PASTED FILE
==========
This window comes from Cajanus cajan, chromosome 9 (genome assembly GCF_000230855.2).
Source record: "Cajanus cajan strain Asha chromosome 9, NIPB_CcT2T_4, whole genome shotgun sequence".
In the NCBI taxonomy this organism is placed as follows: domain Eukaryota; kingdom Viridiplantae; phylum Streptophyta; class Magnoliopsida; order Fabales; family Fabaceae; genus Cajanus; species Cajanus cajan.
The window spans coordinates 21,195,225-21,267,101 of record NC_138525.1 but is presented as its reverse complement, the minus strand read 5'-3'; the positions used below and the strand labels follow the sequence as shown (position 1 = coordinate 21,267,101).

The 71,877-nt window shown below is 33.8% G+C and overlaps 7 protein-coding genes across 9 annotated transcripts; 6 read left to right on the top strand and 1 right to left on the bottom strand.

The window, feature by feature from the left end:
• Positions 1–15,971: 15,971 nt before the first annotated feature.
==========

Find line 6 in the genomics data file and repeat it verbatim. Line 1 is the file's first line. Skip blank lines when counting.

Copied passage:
The window, feature by feature from the left end: